Major sovereign governments and sovereign wealth funds (SWFs) in the Middle East are investing less internationally than they have done at any point in the last three years, according to a recent study.
The international flow of money directly from GCC sovereign governments and from SWFs has changed considerably in light of the current unrest, with large commodity-linked surpluses in these regions increasingly being put to use locally, said the third annual Invesco Middle East Asset Management Study.
Invesco’s study, which is the only in-depth report of its kind, has analysed sovereign revenues and defined the investment behaviours of major SWFs in the GCC region.
These SWFs account for 35 per cent of global SWF flows, representing 1.6 trillion, a huge market which major global economies, including the UK, rely on for investment, said the study by Invesco, which opened its Dubai office in 2005.
The available surplus, or investable assets, of governments in the GCC region is forecast to reduce by 9 per cent in 2012 (when compared to 2011) and surplus forecasts have been revised downwards since the Arab Spring, according to the study.
This is illustrated by the fact that forecast funding rates for the recipient SWFs have declined this year.
According to Invesco’s study, in 2011 funding rates grew at 13 per cent compared to an increase in GCC government revenue of 25 per cent, this year funding rates rose just 8 per cent, despite GCC government revenue increasing by 31 per cent.
The funding for sovereign pension funds on the other hand rose from 8 per cent growth in 2011 to 13 per cent growth in 2012. There is an expectation that spending will continue to increase over time potentially outstripping commodity prices and shrinking surpluses further.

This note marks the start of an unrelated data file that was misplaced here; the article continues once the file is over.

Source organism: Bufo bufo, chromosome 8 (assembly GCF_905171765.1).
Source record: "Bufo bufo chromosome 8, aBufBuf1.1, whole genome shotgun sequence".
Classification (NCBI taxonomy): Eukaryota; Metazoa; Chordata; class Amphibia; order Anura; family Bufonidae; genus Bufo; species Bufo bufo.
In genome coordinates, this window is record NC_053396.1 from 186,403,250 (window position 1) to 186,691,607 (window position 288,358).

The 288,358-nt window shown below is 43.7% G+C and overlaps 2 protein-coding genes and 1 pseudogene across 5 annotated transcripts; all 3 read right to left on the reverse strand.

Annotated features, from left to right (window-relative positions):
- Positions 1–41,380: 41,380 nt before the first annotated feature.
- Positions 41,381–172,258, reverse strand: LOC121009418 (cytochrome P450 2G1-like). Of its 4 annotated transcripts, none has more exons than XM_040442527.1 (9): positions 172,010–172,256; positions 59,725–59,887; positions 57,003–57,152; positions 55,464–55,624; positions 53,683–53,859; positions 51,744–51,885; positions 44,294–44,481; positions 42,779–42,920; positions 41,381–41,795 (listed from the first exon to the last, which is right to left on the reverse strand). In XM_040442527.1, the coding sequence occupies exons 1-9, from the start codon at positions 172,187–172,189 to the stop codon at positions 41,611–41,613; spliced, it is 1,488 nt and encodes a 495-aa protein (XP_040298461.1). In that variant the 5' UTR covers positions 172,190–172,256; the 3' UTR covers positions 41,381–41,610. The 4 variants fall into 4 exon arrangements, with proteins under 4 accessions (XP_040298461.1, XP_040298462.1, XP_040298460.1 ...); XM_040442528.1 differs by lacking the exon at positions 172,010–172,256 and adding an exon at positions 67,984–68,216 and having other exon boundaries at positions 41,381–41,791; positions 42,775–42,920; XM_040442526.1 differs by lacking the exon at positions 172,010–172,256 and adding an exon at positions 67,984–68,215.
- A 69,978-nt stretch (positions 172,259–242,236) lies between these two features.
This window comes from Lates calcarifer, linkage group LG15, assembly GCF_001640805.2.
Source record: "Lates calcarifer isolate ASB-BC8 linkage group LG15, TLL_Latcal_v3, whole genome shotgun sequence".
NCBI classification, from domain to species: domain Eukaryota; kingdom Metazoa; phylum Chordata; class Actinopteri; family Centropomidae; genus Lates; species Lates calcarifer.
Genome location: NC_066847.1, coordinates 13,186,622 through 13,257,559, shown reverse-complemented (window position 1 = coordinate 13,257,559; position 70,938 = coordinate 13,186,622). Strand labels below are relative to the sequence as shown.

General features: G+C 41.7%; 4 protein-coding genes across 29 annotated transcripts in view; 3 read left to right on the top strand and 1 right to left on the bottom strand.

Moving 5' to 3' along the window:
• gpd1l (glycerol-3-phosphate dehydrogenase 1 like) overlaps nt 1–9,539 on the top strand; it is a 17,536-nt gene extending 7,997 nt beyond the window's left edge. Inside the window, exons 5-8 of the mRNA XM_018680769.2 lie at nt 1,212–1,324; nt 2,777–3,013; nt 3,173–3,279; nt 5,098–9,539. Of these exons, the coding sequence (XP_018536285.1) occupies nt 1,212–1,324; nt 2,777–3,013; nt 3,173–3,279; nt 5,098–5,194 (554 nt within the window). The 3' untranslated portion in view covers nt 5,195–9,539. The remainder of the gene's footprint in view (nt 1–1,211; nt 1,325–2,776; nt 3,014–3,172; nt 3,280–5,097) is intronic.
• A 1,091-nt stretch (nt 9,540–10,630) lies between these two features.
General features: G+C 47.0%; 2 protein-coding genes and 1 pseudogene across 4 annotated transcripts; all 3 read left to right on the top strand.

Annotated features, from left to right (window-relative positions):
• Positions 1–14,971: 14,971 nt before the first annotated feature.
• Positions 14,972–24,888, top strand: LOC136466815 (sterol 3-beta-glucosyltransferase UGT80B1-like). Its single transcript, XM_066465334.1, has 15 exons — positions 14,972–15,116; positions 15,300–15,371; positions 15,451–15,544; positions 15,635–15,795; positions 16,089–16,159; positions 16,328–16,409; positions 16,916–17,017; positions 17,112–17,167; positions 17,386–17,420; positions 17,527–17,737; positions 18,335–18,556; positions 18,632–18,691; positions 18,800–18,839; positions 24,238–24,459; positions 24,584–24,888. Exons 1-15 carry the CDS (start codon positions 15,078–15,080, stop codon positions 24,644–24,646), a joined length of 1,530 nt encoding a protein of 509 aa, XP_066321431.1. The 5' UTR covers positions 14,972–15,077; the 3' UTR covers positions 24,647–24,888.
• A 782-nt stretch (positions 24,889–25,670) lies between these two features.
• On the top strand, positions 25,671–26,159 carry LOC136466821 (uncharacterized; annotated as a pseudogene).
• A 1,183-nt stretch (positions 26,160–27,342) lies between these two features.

Of the sovereign surplus that is available for SWFs, those with local objectives are expected to benefit, the study said.
Invesco forecasts SWF assets invested in benchmark driven SWFs who prioritise international asset manager products or ETFs have fallen by one per cent since the beginning of the ‘Arab Spring’ in 2011.
At the same time sovereign wealth fund assets allocated to SWFs investing locally, in infrastructure for example, have risen by 10 per cent, which illustrates a major shift.
Nick Tolchard, the head of Invesco Middle East said, “It’s clear that sovereign states are redirecting revenues and SWF assets from international investments back into the Middle East. The most common change across the region is money into local wage inflation, with healthcare and education a real focus for Saudi and Oman.’
Major infrastructure is a focus for Qatar due to the World Cup, and there are significant developments taking place in Abu Dhabi as it seeks to grow and set up as a major financial centre, said the study.
“Western governments, including the UK, have approached SWFs from the Middle East to help with economic recovery, but many will fight a losing battle. There is certainly less money to invest internationally so the stakes are higher.’
‘Those courting GCC money from outside the region will only win with a deep understanding of what is driving the thinking of SWFs, and a long term commitment to building bi-lateral relationships which add value to their investment policy,’ he added.